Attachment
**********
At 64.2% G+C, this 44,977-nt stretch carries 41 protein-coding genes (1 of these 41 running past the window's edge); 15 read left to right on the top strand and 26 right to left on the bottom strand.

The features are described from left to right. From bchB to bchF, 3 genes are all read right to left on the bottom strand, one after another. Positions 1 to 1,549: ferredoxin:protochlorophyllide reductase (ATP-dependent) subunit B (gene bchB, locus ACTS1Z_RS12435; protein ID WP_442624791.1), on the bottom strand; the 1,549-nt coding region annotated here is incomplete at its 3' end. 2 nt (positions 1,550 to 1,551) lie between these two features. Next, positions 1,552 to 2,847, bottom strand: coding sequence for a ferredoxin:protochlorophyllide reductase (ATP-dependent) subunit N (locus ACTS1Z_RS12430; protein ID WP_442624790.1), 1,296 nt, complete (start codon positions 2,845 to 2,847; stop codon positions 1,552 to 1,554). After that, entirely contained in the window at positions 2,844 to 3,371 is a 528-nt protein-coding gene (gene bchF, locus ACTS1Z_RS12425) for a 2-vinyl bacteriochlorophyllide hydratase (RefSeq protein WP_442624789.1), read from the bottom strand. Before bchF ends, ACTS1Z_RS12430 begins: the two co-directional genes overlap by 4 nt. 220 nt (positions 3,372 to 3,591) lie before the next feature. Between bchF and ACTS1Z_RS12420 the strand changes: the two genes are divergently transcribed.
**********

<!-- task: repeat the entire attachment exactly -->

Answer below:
At 64.2% G+C, this 44,977-nt stretch carries 41 protein-coding genes (1 of these 41 running past the window's edge); 15 read left to right on the top strand and 26 right to left on the bottom strand.

The features are described from left to right. From bchB to bchF, 3 genes are all read right to left on the bottom strand, one after another. Positions 1 to 1,549: ferredoxin:protochlorophyllide reductase (ATP-dependent) subunit B (gene bchB, locus ACTS1Z_RS12435; protein ID WP_442624791.1), on the bottom strand; the 1,549-nt coding region annotated here is incomplete at its 3' end. 2 nt (positions 1,550 to 1,551) lie between these two features. Next, positions 1,552 to 2,847, bottom strand: coding sequence for a ferredoxin:protochlorophyllide reductase (ATP-dependent) subunit N (locus ACTS1Z_RS12430; protein ID WP_442624790.1), 1,296 nt, complete (start codon positions 2,845 to 2,847; stop codon positions 1,552 to 1,554). After that, entirely contained in the window at positions 2,844 to 3,371 is a 528-nt protein-coding gene (gene bchF, locus ACTS1Z_RS12425) for a 2-vinyl bacteriochlorophyllide hydratase (RefSeq protein WP_442624789.1), read from the bottom strand. Before bchF ends, ACTS1Z_RS12430 begins: the two co-directional genes overlap by 4 nt. 220 nt (positions 3,372 to 3,591) lie before the next feature. Between bchF and ACTS1Z_RS12420 the strand changes: the two genes are divergently transcribed.